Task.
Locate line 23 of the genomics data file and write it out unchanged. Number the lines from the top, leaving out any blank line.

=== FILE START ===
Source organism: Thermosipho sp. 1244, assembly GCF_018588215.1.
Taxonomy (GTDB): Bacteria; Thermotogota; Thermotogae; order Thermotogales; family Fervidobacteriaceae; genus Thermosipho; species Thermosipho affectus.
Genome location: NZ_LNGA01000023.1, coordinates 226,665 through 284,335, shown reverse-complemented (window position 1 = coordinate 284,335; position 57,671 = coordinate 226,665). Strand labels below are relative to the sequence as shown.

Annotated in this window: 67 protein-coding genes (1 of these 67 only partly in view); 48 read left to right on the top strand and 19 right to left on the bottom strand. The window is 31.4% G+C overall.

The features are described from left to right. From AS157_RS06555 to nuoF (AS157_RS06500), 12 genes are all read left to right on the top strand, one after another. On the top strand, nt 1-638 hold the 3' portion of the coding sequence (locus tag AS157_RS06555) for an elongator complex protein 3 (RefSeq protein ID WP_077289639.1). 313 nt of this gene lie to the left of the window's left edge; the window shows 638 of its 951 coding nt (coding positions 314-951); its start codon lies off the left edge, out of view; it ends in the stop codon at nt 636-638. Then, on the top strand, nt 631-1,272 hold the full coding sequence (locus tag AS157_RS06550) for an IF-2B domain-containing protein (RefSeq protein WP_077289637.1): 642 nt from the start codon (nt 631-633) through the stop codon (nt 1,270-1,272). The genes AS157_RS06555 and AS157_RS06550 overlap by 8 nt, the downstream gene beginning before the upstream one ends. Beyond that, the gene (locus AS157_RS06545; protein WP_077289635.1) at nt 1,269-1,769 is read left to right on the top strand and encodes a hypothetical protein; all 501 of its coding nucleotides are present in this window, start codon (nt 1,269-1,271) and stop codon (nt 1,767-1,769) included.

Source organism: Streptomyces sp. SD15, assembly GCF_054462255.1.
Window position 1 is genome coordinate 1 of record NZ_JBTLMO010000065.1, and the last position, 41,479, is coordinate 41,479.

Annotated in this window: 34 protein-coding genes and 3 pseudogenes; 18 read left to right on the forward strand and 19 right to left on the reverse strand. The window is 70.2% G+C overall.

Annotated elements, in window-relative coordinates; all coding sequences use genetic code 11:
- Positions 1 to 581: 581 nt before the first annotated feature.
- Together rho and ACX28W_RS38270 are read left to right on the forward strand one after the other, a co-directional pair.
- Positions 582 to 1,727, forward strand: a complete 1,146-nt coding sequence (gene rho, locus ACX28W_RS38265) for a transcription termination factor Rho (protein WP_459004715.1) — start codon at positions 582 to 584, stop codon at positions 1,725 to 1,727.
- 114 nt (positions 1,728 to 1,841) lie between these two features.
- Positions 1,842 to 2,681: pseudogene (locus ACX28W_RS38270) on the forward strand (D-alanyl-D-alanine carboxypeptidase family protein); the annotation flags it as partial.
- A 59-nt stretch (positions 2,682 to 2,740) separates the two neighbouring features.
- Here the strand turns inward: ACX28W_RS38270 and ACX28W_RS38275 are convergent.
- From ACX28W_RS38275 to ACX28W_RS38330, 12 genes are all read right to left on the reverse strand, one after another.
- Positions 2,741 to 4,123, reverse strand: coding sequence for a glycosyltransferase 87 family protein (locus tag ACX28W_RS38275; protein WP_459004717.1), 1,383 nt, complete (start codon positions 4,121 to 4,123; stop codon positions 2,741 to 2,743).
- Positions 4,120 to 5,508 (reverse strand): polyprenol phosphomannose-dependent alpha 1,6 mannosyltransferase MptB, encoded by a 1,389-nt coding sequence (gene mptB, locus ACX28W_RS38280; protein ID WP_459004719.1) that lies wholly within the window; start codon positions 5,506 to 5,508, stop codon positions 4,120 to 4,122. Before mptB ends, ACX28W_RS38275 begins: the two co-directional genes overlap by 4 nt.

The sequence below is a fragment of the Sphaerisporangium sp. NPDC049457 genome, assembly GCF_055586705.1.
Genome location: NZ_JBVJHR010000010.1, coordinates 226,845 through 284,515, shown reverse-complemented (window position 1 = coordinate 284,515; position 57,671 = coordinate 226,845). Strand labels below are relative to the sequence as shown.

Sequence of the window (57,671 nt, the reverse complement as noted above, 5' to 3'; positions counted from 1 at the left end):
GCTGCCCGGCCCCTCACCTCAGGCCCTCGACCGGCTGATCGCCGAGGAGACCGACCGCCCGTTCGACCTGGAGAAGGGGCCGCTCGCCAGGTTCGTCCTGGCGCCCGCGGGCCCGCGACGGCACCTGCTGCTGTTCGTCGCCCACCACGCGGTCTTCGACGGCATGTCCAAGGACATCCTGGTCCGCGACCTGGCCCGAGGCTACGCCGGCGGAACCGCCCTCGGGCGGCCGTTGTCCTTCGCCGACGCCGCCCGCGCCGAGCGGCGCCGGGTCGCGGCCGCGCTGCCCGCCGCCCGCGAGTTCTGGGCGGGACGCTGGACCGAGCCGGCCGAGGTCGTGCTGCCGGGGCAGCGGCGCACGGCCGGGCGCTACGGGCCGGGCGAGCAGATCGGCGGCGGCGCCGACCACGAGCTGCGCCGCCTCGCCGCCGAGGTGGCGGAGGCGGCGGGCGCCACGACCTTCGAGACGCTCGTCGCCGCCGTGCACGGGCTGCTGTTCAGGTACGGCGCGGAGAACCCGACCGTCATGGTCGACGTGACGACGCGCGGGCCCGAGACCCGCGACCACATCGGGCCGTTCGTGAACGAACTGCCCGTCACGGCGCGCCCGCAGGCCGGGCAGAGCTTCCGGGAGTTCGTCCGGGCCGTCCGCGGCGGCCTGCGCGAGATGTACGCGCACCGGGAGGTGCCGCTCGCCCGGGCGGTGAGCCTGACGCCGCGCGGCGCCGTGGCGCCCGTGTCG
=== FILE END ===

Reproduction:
GCTGCCCGGCCCCTCACCTCAGGCCCTCGACCGGCTGATCGCCGAGGAGACCGACCGCCCGTTCGACCTGGAGAAGGGGCCGCTCGCCAGGTTCGTCCTGGCGCCCGCGGGCCCGCGACGGCACCTGCTGCTGTTCGTCGCCCACCACGCGGTCTTCGACGGCATGTCCAAGGACATCCTGGTCCGCGACCTGGCCCGAGGCTACGCCGGCGGAACCGCCCTCGGGCGGCCGTTGTCCTTCGCCGACGCCGCCCGCGCCGAGCGGCGCCGGGTCGCGGCCGCGCTGCCCGCCGCCCGCGAGTTCTGGGCGGGACGCTGGACCGAGCCGGCCGAGGTCGTGCTGCCGGGGCAGCGGCGCACGGCCGGGCGCTACGGGCCGGGCGAGCAGATCGGCGGCGGCGCCGACCACGAGCTGCGCCGCCTCGCCGCCGAGGTGGCGGAGGCGGCGGGCGCCACGACCTTCGAGACGCTCGTCGCCGCCGTGCACGGGCTGCTGTTCAGGTACGGCGCGGAGAACCCGACCGTCATGGTCGACGTGACGACGCGCGGGCCCGAGACCCGCGACCACATCGGGCCGTTCGTGAACGAACTGCCCGTCACGGCGCGCCCGCAGGCCGGGCAGAGCTTCCGGGAGTTCGTCCGGGCCGTCCGCGGCGGCCTGCGCGAGATGTACGCGCACCGGGAGGTGCCGCTCGCCCGGGCGGTGAGCCTGACGCCGCGCGGCGCCGTGGCGCCCGTGTCG